THE lovely situation of Southampton, the elegance of its buildings, the amenity of its environs, and the various other attractions which it possesses, in a very high degree, will always render it a place of fashionable residence, as well as of frequent resort. As a sea-bathing place, indeed, it has less reputation than some others that are described in this work. It has no machines, nor is its beach favorable for immersion; the marine is, also, deeply mixed with the fresh water; but, if the opinion of those is correct, who maintain, that water acts only by the shock and ablution, and that one cold or one warm bath is the same as another, Southampton, notwithstanding the disadvantages we have mentioned, is as eligible as any other station on the coast, and, in many respects, it is superior. The air is soft and mild, and sufficiently impregnated with saline particles to render it agreeable, and even salutary, to those who cannot endure a full exposure to the sea, on a bleak and open shore.

(See: A Guide to all the Watering and Sea-bathing Places etc (1803) by John Feltham)

Jane Austen as we know from her letters was a keen play goer, and there was a theatre in Southampton which she could visit. However, the theatre in Southampton was a far cry from the theatres she knew in Bath and in London. It was a place where amateur and provincial theatre companies performed. I suppose we can assume that the performances Jane Austen saw there were probably not always first rate evenings.

The first theater built in  Southampton as not at all salubrious, despite this description of it, again from The Guide to all the Watering Places etc by John Fletham (1803):

THE Theatre, which was built by subscription in 1766, is commodious, and capable of admitting a large audience. It is under the management of Messrs. Collins and Davies, who exert themselves to give satisfaction, and have a full attendance during the season.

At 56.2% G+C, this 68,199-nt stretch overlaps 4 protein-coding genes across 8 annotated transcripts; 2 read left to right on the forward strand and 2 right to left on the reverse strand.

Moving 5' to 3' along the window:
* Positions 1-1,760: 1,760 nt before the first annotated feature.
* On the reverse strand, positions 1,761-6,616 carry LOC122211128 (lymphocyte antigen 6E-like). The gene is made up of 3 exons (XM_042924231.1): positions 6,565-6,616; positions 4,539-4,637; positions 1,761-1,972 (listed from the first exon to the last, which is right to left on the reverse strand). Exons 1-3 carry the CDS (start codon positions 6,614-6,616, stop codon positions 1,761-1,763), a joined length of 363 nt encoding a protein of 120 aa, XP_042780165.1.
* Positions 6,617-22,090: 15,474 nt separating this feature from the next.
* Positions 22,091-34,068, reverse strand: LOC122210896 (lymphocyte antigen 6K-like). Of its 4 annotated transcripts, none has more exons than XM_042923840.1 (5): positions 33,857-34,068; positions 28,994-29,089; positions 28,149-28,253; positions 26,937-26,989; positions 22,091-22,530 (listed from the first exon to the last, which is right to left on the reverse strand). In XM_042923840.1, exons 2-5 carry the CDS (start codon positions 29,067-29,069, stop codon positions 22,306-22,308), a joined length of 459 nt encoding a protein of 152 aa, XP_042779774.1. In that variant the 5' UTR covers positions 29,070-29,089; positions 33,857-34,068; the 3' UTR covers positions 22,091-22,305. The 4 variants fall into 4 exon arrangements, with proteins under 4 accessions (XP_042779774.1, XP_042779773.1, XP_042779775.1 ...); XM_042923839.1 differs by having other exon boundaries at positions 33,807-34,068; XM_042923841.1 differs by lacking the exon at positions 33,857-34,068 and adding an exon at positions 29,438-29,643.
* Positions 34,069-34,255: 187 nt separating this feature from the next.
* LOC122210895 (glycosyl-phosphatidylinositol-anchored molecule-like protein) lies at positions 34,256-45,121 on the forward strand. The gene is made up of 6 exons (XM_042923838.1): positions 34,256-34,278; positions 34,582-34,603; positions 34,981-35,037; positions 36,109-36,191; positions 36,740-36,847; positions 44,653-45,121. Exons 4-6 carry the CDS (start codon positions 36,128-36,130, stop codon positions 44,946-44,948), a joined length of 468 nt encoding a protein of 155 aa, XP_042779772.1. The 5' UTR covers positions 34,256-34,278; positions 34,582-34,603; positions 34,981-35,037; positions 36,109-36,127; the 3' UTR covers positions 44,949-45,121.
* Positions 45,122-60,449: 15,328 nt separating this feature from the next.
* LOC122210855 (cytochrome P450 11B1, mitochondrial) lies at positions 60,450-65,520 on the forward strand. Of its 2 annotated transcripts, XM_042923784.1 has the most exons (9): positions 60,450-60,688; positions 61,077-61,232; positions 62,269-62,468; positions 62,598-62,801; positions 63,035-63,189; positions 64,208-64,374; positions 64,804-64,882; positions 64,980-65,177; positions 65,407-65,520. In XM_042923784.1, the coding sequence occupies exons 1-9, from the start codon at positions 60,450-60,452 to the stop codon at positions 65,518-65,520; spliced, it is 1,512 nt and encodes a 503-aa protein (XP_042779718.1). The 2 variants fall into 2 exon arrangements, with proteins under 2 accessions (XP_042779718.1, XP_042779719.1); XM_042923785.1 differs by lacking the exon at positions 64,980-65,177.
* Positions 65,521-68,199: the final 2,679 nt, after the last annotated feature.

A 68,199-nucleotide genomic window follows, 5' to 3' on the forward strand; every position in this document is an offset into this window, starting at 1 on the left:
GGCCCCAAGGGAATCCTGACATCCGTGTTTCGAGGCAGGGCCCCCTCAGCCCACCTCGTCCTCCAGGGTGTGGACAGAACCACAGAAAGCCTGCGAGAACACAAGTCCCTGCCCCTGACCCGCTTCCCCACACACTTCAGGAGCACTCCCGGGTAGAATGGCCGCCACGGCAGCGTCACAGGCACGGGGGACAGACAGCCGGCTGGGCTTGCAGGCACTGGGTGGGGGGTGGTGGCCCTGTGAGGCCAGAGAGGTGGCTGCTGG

They usually open their campaign in the beginning of August, and perform every Monday, Wednesday, and Friday, till the end of October, after which they take a regular circuit to Portsmouth, Chichester, and Winchester.

This theatre was however  thought to be in such a run down and dowdy condition that the Company-the fashionable people who visited Southampton to take the waters or to bathe, or lived in the fashionable villas, did not care to go there. So in 1803-4 a new theatre opened in French Street, almost exactly opposite the site of the old theatre:

The Theatric Tourist (1805) written by the actor/manager James Winston , gives this account of the history of the new theatre:

The elegant fashionables visiting Southampton refused to patronize the theatre on consequence of its ruinous condition and most deplorable entrance; therefore as the lease was nearly out on the 12th September 1803 they commenced campaigning in another built under the regulation of Mr Slater. Collins gave 450 guineas for St John’s Hospital and the ground on which it stood in French Street nearly opposite the former theatre: the charity being discontinued this old building furnished him with ample materials for this new one. He says his theatre cost him £3000 which with due deference we should suppose an error; if we  give credit for £2000 besides the purchase of the ground we think it not amiss.

He did not think much of the interior of the theatre, and as an actor/manager his opinion has some worth:

It has a bad gallery; the Pit is much too low; the Stage is short and the Boxes so near the Pit that the lower tier resemble the Orchester (sic) boxes of Drury lane the company appearing to sit below the level of the stage. The old theatre  had this fault also; but we acknowledge the Green Room to be good. The house holds upwards of £100; 4 shillings admission to the lower boxes, which have a good lobby; as have also the upper tier. Charges £23. The benefit of favourite performers generally amounts to £60 or £70 .